Bayona, New Orleans.

March 2017.

This highly-rated restaurant served reasonably good food but it came in such a coarse package, figuratively speaking, that we left scratching our heads and smiling ruefully.

We entered off the French Quarter street down a pretty flagstone walk and in through an authentic French door. Three people at the desk gave a cheerful welcome. Some sort of coded message was passed and we followed a lady through the practically deserted main floor dining room with its lovely interior to a narrow stairway, at the top of which she pointed out a bathroom and then we entered a long narrow attic space and were seated at one of eight tables there.

The male server gave us his name and told us that we’d be looked after tonight by him and (female name), and asked us if we’d like a nice glass of rosé to cleanse the palate as though that’s what people normally do. We declined once it was clear that this was not complementary. It was freezing cold in this attic and the couple at the table nearby agreed that we ought to turn down the air conditioning. The temperature improved.

Anxiety with potentially a touch of attention deficit hyperactivity disorder was our diagnosis of the female server who appeared next and motor-mouthed about the menu choices including a couple of specials. I seem to have a problem I call embarrassment by proxy, and I would have done almost anything to get her to stop her loud discursive talking, but finally cutting across to say we’d think about it did the job.

We made the mistake of asking questions about the wine. It was a mistake because it prompted the somellier to appear, a big middle-aged woman possibly, we thought, a family member of the female server because she got going on a very loud rant about the various choices around the price and varietal range we indicated to her, starting with my favourite least-helpful comment after asking for help with wine, “It depends what you like.” Of course it depends what you like. I want to know what you have here that is in your opinion good, and good value. She continued to a string of even less helpful rounded, fruity, sharp, light, chardonnay-like, heavy, stemmy, grassy, delicious, forward… Everybody else in the room was looking at her I guess but because she was talking to us and for the above-described reason I somehow felt responsible. Anyway I just chose a pinot noir based on price and that seemed to shut her down. The wine turned out to be quite wonderful.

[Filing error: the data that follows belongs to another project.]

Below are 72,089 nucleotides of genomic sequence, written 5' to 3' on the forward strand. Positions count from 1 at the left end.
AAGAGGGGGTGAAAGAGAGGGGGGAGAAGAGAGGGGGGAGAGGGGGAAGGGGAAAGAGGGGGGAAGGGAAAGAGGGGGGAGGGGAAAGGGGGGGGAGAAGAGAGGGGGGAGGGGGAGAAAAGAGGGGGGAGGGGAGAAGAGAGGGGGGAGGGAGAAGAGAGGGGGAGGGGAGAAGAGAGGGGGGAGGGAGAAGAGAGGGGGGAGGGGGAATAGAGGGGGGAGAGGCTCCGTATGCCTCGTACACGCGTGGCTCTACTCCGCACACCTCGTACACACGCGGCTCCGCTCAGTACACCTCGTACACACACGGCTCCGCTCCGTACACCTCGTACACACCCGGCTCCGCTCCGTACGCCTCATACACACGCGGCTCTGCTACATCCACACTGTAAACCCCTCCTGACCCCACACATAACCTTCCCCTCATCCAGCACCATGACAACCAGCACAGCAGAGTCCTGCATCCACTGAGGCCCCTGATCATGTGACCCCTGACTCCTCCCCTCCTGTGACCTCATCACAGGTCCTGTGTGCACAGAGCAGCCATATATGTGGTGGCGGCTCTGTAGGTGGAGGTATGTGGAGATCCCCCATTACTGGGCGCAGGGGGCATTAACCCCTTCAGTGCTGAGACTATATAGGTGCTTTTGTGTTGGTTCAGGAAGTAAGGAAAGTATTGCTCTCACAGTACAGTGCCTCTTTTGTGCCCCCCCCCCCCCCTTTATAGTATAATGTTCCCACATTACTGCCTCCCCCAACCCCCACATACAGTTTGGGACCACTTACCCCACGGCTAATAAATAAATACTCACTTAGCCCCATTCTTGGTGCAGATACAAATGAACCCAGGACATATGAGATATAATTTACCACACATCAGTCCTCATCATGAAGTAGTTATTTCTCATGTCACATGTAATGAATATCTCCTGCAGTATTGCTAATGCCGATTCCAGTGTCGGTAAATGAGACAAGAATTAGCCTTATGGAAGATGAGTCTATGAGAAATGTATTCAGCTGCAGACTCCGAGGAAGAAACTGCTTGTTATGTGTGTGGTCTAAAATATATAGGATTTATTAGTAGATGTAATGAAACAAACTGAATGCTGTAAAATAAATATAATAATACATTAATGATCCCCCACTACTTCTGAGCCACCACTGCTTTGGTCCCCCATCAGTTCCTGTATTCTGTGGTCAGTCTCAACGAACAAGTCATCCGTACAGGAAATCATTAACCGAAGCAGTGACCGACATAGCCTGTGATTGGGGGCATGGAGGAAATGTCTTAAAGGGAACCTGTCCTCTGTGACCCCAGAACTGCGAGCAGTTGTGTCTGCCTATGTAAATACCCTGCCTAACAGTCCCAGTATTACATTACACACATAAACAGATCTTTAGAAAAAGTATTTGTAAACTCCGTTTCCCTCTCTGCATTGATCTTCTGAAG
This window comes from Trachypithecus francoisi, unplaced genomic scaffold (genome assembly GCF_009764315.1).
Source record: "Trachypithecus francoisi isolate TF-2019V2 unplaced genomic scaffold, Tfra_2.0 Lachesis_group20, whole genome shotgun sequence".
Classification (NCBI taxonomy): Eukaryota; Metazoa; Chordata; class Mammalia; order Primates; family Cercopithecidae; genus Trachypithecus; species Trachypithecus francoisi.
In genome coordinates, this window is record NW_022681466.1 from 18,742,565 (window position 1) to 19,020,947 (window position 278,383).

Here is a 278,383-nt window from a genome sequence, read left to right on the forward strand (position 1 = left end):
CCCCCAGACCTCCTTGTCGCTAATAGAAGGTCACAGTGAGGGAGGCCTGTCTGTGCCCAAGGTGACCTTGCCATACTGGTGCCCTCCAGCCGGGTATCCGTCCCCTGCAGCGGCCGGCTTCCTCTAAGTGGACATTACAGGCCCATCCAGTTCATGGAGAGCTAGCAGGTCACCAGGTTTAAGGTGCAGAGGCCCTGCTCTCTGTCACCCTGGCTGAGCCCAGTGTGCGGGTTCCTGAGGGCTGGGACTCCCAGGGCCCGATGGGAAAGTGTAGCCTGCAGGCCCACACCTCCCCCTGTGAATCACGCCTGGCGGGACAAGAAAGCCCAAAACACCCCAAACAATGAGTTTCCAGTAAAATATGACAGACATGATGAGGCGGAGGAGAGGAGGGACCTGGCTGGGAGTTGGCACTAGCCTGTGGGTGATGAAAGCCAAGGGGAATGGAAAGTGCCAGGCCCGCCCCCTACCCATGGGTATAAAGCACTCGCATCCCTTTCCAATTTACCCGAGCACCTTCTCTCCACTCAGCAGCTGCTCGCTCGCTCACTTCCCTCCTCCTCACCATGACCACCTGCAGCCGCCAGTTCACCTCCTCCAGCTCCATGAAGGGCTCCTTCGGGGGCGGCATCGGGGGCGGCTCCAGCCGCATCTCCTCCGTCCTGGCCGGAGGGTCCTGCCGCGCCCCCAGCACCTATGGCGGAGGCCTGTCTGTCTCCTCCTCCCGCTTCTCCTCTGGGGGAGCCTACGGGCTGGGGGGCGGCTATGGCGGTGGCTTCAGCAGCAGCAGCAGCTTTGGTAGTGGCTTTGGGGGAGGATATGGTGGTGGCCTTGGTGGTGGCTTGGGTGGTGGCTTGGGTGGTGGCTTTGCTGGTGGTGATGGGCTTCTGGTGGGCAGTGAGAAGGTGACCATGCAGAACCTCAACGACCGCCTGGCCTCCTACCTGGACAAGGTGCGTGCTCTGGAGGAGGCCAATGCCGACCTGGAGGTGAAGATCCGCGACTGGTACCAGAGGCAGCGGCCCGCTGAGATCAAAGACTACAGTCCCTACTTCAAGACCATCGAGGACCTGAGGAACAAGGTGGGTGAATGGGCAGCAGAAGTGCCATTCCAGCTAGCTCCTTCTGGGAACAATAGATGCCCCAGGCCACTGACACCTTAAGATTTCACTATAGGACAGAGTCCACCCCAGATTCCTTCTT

The food was delicious in general but it was expensive and also didn’t really overcome the bipolar verbal presentation. Robin had a tuna tartare salad which was nicely seasoned and tasted of very good vinegar. My goat cheese croutons with mushrooms and Madeira cream (server said it was her favourite) really was wonderful with toasts baked with soft seared mushrooms in the fortified wine blending beautifully. Sweetbread, praised to the rafters as the chef’s specialty was good, flavorful, not as crisp as I’ve had it elsewhere, but hard to complain about. My rabbit roulade was a creative effort but the meat was as rabbit nearly always is dry.

Wouldn’t go back. Even though it was tasty food you can get as good locally for quite a bit less money and not have to endure anxious precious staff trying to pretend they are making sure you have a good time while in reality dealing with their own psychopathology.

Food 8.8, service 5.7, ambience 6.8, value 6.8, peace and quiet 7.6 (as long as the staff isn’t shouting).

About John Sloan

John Sloan is a senior academic physician in the Department of Family Practice at the University of British Columbia, and has spent most of his 30 years' practice caring for the frail elderly in Vancouver. He is the author of "A Bitter Pill: How the Medical System is Failing the Elderly", published in 2009 by Greystone Books. His innovative primary care practice for the frail elderly has been adopted by Vancouver Coastal Health and is expanding. Dr. Sloan lectures throughout North America on care of the elderly.
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